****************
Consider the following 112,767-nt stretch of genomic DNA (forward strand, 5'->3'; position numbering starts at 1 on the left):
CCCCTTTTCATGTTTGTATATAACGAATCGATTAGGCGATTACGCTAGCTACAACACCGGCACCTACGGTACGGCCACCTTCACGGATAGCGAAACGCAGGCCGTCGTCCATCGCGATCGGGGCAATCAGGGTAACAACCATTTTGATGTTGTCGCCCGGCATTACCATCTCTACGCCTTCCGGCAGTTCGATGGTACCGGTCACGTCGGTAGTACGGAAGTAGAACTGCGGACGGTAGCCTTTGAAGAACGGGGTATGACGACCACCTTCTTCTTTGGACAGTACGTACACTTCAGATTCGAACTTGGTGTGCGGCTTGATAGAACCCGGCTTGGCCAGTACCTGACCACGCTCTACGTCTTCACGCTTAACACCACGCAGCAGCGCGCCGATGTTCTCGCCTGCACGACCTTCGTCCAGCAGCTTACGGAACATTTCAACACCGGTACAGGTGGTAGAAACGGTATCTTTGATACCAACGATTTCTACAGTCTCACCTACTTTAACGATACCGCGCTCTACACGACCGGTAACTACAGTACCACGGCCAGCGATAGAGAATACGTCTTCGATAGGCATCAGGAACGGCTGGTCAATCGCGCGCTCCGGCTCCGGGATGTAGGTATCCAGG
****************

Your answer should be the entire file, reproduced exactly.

Consider the following 112,767-nt stretch of genomic DNA (forward strand, 5'->3'; position numbering starts at 1 on the left):
CCCCTTTTCATGTTTGTATATAACGAATCGATTAGGCGATTACGCTAGCTACAACACCGGCACCTACGGTACGGCCACCTTCACGGATAGCGAAACGCAGGCCGTCGTCCATCGCGATCGGGGCAATCAGGGTAACAACCATTTTGATGTTGTCGCCCGGCATTACCATCTCTACGCCTTCCGGCAGTTCGATGGTACCGGTCACGTCGGTAGTACGGAAGTAGAACTGCGGACGGTAGCCTTTGAAGAACGGGGTATGACGACCACCTTCTTCTTTGGACAGTACGTACACTTCAGATTCGAACTTGGTGTGCGGCTTGATAGAACCCGGCTTGGCCAGTACCTGACCACGCTCTACGTCTTCACGCTTAACACCACGCAGCAGCGCGCCGATGTTCTCGCCTGCACGACCTTCGTCCAGCAGCTTACGGAACATTTCAACACCGGTACAGGTGGTAGAAACGGTATCTTTGATACCAACGATTTCTACAGTCTCACCTACTTTAACGATACCGCGCTCTACACGACCGGTAACTACAGTACCACGGCCAGCGATAGAGAATACGTCTTCGATAGGCATCAGGAACGGCTGGTCAATCGCGCGCTCCGGCTCCGGGATGTAGGTATCCAGG